Another Christmas is upon us, and one would be hard pressed to label this one as “the most wonderful time of the year.”
Normally we would have a packed house on Christmas morning, enjoying Swedish pancakes, pickled fish and famous Pete Dahl Snappies (a secret Bloody Mary concoction).
The dining room, living room, kitchen and even laundry room would be packed with family and friends; bowls filled with strawberries and Cool Whip to top the crepe-like pancakes would need constant refilling; and background Christmas music would barely be audible over the cheerful din.
It’s a tradition that dates back to 1973, when we purchased a little house on Odiak Slough that originally belonged to Louis Stenson, a Swedish fisherman who housed his double-ended Columbia River style craft in a nearby warehouse that was eight times as big as his home.
Yet what we serve should rightfully be called Norwegian pancakes.
I first learned how to make them under the tutelage of Olaf Gildnes, a true son of Norway who spent summers fishing in Cordova his entire life.
In the ’60s and ’70s, I crewed on various seine boats with Captain Gildnes, including the Fairmont, the Cheerful II and the Hook Point. Back then Prince William Sound openers were marathons that ran from 6 a.m. Monday morning through 9 a.m. Saturday, and rare was a night when we didn’t finish off-loading fish by hand to tenders in the wee hours of the morning.
In the early years, the salmon were all wild stock, and catching 100,000 fish was considered a big season, worthy of an upside-down broom high in the rigging.
On Sundays, Olaf would let the crew sleep in, scour the surface of the small oil cook stove, and then serve us his specialty, flat Norwegian pancakes, formed by pouring the batter over a single strip of bacon that sizzled on the hot stove top.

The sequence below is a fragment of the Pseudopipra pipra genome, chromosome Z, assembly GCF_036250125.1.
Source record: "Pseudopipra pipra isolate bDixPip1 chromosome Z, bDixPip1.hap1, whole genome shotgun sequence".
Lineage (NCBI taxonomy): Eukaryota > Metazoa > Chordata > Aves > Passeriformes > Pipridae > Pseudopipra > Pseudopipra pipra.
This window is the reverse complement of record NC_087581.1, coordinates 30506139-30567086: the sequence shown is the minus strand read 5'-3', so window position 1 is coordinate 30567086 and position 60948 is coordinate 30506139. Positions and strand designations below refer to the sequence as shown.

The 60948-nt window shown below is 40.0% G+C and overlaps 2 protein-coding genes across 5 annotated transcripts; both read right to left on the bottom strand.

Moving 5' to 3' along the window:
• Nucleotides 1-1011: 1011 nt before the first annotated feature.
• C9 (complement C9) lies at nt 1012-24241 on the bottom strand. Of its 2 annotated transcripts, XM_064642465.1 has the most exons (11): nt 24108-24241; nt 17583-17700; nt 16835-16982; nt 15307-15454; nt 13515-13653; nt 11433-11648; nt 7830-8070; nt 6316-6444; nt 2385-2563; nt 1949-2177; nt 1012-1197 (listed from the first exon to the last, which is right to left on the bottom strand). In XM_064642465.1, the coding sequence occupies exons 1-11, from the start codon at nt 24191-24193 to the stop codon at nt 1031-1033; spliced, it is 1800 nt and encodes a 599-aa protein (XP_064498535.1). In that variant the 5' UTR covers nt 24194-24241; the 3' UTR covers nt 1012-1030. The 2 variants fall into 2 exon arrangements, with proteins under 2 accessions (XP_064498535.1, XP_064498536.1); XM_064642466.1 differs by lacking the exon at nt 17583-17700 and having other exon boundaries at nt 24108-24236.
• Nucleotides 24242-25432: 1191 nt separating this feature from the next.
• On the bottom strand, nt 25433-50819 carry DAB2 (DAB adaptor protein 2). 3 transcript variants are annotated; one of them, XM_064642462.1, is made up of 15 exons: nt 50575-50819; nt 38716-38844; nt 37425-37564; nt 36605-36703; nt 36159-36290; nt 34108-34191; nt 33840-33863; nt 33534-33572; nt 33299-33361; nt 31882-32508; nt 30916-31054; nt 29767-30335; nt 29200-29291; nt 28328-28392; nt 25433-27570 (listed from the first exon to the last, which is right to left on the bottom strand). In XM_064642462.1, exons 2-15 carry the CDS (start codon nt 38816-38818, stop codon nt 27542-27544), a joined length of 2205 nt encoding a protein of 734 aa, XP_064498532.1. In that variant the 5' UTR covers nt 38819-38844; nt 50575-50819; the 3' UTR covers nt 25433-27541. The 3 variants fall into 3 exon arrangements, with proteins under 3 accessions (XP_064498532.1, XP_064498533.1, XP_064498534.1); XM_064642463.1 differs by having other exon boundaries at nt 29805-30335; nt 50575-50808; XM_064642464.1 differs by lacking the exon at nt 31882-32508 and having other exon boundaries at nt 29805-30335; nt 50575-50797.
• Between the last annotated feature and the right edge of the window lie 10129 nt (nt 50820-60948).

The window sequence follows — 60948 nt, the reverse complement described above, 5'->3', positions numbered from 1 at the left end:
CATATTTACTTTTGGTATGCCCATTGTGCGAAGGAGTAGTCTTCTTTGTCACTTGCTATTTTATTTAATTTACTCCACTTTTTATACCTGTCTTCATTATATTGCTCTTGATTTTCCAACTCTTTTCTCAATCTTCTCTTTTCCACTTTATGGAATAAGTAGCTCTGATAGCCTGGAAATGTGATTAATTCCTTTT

By coincidence, cooking in our first home was done on a large oil-fired range that Stenson had used, and its smooth metal surface was the perfect place to cook several pancakes at once.
With such a broad cooking area at hand, we overlooked the seating capacity of our then 20×30- foot home, and proudly invited everyone over.
A tradition was born, and the annual pandemonium was marvelous.
Alas, this year only a very small bubble of family members will come, as pandemic numbers have soared to incredible heights.
However, we have decorated our home as always, in hopes for brighter years to come.
I strung outside lights on a 25-foot spruce that was a sapling on the beach when we first moved in, and my wife Sue has filled every available inside space with a collection of Christmas decorations, recounting the history and origins of each one in the process.
Yet this 47th Christmas at our home on Odiak Slough will be strangely quiet.
We can only hope for joyous days of yore to return, with Swedish-Norwegian pancakes flying off the grill.
In the meantime, may Peace on Earth, and goodwill toward all prevail, in a year we will always remember as a COVID Christmas.